Marcus Pointer

Field Manager

Marcus Pointer was a three -year letter winner at Junipero Serra HS in San Mateo, graduating in 2007. Later, he attended Skyline Junior College and continued his achievements by winning 21 games in two seasons while achieving 1st team all-conference unanimous pitcher-of-the Year in 2009, and first-team All American at the Junior College ranks. Pointer then went on to play at the University of Pacific for two seasons. After playing for one year in the independent Pecos League he got into coaching.

Pointer has coached two seasons with the Anchorage Glacier Pilots in the Alaska Baseball League. In 2017, Pointer performed as an assistant coach at Canada Junior College, and in the summer, was the pitching coach of the Orange County Riptide and helped win a Championship. He also instructed several all-league pitchers and top prospects. Pointer currently coaches at Canada Junior College in Redwood City, California.

Ryan McClaran

Pitching Coach

 

Before signing with the Huskies, McClaran spent time with both Murray State University and Missouri Baptist University as a pitching coach. McClaran’s Missouri Baptist Spartan’s pitching staff had a productive 2017 season. They ranked fifth in the country in strikeouts (511 in 61 games), had the countries save leader (Nick Vichio), and made an NAIA World Series appearance. On top of that, four of his pitchers went on to sign professional contracts.

His playing career was just as highly decorated. McClaran graduated from Whitney High School in Whitney, Texas. In 2007, he was a Texas state high school all-state pitcher and ranked 3 rd in the state for strikeouts in division 3A. Ryan earned two USA Development team selections, one in 2005 and another in 2009. Feeling a longing to stay home, he started his college baseball career for Odessa College in Odessa, Texas where he was quickly named a captain. Ryan promptly earned a scholarship from Missouri Baptist University in St. Louis, Missouri. There, he made an NAIA World Series appearance. In fact, he is the only person to make the playoffs as both a player and coach in Missouri Baptist history.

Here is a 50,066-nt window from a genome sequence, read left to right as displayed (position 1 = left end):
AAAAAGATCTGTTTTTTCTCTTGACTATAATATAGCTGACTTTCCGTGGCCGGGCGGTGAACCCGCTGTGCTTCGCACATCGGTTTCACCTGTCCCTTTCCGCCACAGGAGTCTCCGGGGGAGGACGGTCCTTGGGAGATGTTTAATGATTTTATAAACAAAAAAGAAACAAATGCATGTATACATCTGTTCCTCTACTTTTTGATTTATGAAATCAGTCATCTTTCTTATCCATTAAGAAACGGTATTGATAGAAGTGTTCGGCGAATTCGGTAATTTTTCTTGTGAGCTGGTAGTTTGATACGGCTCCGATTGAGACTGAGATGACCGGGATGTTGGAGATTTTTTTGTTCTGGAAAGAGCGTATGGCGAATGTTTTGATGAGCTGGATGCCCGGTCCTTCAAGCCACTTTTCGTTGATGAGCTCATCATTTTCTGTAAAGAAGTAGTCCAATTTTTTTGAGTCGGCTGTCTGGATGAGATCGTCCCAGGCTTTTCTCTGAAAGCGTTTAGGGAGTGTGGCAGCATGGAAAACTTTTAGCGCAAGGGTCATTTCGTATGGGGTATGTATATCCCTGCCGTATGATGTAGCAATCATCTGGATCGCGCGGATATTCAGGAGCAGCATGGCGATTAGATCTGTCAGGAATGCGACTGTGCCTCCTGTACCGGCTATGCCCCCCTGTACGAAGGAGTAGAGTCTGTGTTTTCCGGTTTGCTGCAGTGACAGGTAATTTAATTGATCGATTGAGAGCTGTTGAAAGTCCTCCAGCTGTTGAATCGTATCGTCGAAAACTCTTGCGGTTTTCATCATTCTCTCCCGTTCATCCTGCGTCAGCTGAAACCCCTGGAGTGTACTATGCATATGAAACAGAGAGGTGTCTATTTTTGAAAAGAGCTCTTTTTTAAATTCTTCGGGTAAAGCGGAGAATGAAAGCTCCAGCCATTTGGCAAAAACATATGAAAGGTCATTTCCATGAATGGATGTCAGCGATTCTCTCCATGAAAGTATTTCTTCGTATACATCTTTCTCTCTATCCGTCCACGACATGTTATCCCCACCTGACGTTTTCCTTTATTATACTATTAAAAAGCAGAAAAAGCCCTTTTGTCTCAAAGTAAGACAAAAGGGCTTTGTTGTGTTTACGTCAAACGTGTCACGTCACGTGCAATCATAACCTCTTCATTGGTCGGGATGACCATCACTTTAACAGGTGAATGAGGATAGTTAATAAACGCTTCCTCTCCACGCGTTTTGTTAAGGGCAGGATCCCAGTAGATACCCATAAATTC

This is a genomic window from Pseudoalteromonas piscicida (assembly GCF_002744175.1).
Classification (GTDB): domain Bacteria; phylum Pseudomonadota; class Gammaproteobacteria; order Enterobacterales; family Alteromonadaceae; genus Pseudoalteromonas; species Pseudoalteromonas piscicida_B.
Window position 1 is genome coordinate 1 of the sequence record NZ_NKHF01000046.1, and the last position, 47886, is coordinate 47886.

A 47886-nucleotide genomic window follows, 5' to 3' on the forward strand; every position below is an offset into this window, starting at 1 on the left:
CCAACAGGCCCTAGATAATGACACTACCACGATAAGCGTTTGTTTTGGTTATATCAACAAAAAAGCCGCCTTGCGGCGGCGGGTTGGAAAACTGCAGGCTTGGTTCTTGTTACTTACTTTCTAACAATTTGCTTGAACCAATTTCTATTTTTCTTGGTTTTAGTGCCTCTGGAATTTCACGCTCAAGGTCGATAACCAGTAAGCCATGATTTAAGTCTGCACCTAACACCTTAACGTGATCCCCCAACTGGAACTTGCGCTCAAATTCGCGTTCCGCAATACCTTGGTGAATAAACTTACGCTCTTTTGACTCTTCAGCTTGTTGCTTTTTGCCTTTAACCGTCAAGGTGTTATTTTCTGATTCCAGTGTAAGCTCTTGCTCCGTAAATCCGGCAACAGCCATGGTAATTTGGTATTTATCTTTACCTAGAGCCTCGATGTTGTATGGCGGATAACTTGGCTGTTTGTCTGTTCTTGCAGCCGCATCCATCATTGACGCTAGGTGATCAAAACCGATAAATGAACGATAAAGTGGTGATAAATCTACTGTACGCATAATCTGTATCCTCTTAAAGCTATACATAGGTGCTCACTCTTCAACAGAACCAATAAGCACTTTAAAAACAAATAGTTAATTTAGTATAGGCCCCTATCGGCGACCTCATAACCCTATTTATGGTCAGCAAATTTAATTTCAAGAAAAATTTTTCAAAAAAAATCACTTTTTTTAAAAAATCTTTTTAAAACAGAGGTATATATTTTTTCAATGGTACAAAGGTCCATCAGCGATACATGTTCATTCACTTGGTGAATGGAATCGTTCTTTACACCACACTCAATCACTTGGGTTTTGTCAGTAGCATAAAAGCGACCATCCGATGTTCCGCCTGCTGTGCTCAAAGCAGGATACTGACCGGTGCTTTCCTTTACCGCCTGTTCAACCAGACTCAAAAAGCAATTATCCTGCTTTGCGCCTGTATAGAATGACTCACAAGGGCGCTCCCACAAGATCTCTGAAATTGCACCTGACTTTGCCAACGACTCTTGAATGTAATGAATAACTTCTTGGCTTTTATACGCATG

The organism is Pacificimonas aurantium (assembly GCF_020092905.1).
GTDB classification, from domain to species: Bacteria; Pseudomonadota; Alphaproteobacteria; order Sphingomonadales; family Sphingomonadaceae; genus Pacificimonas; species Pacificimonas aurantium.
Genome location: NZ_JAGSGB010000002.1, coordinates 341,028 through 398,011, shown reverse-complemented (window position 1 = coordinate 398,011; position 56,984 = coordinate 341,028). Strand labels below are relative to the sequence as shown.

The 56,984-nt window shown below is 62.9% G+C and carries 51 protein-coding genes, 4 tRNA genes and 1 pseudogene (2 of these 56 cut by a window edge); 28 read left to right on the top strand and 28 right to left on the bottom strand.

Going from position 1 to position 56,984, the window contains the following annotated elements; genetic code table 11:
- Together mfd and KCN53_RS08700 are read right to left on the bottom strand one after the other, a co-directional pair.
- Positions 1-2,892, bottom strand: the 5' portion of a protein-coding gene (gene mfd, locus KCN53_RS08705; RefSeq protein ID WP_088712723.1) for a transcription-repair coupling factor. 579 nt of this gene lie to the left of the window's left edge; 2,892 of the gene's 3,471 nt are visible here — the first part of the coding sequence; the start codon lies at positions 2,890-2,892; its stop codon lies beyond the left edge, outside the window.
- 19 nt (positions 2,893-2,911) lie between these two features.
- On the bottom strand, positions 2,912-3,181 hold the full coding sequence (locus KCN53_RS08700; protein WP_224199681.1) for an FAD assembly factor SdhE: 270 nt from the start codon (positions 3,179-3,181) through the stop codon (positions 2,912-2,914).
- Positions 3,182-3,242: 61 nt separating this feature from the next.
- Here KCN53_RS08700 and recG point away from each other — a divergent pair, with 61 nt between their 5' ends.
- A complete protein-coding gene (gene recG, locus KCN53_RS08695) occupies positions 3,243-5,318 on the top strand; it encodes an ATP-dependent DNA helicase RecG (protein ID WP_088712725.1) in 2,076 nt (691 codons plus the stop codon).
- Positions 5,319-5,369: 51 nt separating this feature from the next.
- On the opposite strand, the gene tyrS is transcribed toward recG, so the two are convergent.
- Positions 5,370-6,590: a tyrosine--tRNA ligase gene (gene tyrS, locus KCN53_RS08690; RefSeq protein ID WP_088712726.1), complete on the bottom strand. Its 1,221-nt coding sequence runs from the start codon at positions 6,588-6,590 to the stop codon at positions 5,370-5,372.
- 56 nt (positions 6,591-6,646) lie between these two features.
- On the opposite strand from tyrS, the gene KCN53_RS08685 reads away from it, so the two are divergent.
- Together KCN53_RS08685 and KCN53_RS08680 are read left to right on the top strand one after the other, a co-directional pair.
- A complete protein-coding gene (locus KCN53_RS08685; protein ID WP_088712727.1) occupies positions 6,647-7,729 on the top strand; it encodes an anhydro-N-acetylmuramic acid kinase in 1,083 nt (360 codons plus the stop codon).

McClaran has a plethora of baseball experience and knowledge. He has found success both as a player and coach at a high level. The Huskies have no doubt he will fit right into the system the Huskies are building here in Duluth. 

 

Bryce Graddy 

Hitting and Infield Coach 

Graddy’s playing career in college actually began at San Joaquin Delta where he spent his first two years
as a starter for the team. He finished out his amateur career with Cal Poly Pomona where he would
again be a two-year starter. When it was all said and done, he was a part of two state tournament teams
and one regional tournament squad.

In an effort to stay in the sport he loves, Bryce started coaching a traveling baseball team based out of
Anaheim, CA. He parlayed his success there into his current job at his former school. The new Huskies
coach already has some notable history with his new Field Manager, Marcus Pointer. “
Coach Pointer
actually was my coach for a 17U team”, mentioned Graddy, “I think it was his first team that he ever
coached”. 

Nick White 

Hitting Coach 

 

Coach White is from Monterey Peninsula where he grew up with his entire family around him. He went to college in Salinas, CA, which is actually where his mother teaches. He is the oldest of three children with a younger brother and sister. White is very talented off the field as well with just finishing his second Master’s degree.

He heard of the Huskies and Northwoods League through word of mouth by old teammates that always “spoke very highly of it.” He is also very excited to join the Huskies family, meet incoming players and “start winning.” This connects with his belief of “ Every new player is an opportunity for me to grow as a coach and for me to impact someone’s life positively.”

White realized one day at a time in the work field that being on a baseball field is where he wanted to be. Through his baseball experiences along with very rigorous school accomplishments, it shouldn’t be a surprise that he explains himself as hard working on and off the field, “I don’t just want to work hard I want to work harder than the people around me every single day.” To even giving great advice for young baseball players. “There is no job too small or beneath you. If there is work to be done you should be the first one there trying to do it.”